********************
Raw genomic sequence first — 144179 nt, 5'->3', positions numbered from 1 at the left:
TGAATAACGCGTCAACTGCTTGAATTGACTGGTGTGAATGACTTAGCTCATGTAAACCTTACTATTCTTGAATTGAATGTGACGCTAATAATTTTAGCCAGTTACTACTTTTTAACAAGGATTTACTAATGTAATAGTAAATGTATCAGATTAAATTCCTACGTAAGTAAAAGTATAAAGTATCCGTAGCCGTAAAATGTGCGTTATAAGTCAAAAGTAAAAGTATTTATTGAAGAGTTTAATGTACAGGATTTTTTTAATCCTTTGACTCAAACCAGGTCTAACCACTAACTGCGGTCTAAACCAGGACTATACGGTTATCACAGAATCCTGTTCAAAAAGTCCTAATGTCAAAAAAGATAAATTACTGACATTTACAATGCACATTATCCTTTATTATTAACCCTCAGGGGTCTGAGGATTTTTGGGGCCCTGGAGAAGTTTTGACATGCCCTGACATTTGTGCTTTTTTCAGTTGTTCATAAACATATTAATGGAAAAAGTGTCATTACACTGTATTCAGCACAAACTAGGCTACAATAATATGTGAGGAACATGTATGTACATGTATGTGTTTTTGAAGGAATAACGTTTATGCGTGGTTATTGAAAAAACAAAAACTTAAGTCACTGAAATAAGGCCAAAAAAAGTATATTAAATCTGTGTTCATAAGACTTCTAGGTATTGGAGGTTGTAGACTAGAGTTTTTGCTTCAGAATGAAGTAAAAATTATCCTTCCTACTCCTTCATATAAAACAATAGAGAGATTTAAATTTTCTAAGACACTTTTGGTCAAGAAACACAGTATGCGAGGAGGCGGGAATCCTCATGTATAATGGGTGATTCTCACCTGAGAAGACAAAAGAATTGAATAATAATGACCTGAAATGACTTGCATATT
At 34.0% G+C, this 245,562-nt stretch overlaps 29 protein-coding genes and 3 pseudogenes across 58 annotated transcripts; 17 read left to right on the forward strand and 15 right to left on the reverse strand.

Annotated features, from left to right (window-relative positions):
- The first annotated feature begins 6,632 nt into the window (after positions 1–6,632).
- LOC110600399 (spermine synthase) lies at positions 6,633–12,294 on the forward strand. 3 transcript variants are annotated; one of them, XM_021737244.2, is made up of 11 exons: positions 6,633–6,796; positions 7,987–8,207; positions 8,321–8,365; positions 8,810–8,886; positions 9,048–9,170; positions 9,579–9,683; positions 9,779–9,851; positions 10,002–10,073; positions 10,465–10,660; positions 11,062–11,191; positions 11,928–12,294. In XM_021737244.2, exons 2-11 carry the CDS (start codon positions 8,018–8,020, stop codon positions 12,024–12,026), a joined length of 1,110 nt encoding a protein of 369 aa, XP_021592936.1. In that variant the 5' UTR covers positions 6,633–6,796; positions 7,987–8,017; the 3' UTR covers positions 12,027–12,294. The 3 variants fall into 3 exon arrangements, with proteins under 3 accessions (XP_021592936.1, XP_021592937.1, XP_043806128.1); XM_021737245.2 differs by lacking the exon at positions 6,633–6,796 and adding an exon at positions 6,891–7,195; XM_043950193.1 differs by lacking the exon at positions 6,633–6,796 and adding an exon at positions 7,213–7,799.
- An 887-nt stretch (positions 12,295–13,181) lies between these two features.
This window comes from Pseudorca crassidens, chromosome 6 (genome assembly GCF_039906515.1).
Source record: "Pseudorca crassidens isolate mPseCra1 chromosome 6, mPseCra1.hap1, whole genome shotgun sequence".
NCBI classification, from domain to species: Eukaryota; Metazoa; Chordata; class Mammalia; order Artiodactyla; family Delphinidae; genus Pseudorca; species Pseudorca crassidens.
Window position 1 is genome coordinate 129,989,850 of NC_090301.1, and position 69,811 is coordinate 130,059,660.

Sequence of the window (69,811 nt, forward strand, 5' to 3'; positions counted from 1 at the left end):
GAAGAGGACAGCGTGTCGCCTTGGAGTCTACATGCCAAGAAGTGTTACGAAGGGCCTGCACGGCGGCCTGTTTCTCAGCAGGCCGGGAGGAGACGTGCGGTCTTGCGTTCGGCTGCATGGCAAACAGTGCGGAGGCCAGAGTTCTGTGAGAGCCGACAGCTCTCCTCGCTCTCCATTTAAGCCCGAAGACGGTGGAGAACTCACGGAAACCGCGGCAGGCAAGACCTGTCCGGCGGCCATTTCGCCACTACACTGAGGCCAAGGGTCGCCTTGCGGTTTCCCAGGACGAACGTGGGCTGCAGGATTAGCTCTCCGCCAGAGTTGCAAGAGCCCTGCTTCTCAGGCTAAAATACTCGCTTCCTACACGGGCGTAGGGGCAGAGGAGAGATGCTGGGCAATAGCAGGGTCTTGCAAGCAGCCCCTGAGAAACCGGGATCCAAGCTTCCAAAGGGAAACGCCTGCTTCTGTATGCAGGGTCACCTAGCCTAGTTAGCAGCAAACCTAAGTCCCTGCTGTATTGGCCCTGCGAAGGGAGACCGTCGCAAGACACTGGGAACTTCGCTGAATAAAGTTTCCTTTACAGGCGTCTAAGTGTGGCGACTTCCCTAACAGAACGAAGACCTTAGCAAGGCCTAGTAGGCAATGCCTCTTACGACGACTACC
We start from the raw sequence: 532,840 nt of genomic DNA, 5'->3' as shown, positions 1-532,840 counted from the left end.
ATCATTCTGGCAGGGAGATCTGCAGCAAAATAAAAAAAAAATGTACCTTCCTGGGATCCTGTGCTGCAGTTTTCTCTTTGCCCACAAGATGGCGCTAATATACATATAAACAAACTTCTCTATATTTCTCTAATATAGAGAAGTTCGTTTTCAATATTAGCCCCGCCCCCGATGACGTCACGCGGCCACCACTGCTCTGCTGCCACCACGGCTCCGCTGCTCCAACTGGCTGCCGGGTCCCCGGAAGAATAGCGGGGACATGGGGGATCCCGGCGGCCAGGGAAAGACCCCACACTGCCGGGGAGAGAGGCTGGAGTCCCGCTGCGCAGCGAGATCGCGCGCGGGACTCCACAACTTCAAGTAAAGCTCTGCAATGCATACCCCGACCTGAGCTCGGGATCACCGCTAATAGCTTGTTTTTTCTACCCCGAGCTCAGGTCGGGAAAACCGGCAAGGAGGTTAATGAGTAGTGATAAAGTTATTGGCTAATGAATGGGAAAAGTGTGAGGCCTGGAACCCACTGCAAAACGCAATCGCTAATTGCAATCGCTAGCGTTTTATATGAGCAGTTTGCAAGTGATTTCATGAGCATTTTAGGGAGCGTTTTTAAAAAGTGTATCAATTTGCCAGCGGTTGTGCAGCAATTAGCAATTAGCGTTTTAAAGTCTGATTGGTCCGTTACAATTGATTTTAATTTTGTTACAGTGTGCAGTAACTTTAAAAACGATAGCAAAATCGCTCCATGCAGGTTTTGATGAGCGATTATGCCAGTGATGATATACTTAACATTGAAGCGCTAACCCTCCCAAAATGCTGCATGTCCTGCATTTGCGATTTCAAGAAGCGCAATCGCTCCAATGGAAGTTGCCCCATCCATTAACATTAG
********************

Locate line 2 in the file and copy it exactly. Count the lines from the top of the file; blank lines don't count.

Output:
TGAATAACGCGTCAACTGCTTGAATTGACTGGTGTGAATGACTTAGCTCATGTAAACCTTACTATTCTTGAATTGAATGTGACGCTAATAATTTTAGCCAGTTACTACTTTTTAACAAGGATTTACTAATGTAATAGTAAATGTATCAGATTAAATTCCTACGTAAGTAAAAGTATAAAGTATCCGTAGCCGTAAAATGTGCGTTATAAGTCAAAAGTAAAAGTATTTATTGAAGAGTTTAATGTACAGGATTTTTTTAATCCTTTGACTCAAACCAGGTCTAACCACTAACTGCGGTCTAAACCAGGACTATACGGTTATCACAGAATCCTGTTCAAAAAGTCCTAATGTCAAAAAAGATAAATTACTGACATTTACAATGCACATTATCCTTTATTATTAACCCTCAGGGGTCTGAGGATTTTTGGGGCCCTGGAGAAGTTTTGACATGCCCTGACATTTGTGCTTTTTTCAGTTGTTCATAAACATATTAATGGAAAAAGTGTCATTACACTGTATTCAGCACAAACTAGGCTACAATAATATGTGAGGAACATGTATGTACATGTATGTGTTTTTGAAGGAATAACGTTTATGCGTGGTTATTGAAAAAACAAAAACTTAAGTCACTGAAATAAGGCCAAAAAAAGTATATTAAATCTGTGTTCATAAGACTTCTAGGTATTGGAGGTTGTAGACTAGAGTTTTTGCTTCAGAATGAAGTAAAAATTATCCTTCCTACTCCTTCATATAAAACAATAGAGAGATTTAAATTTTCTAAGACACTTTTGGTCAAGAAACACAGTATGCGAGGAGGCGGGAATCCTCATGTATAATGGGTGATTCTCACCTGAGAAGACAAAAGAATTGAATAATAATGACCTGAAATGACTTGCATATT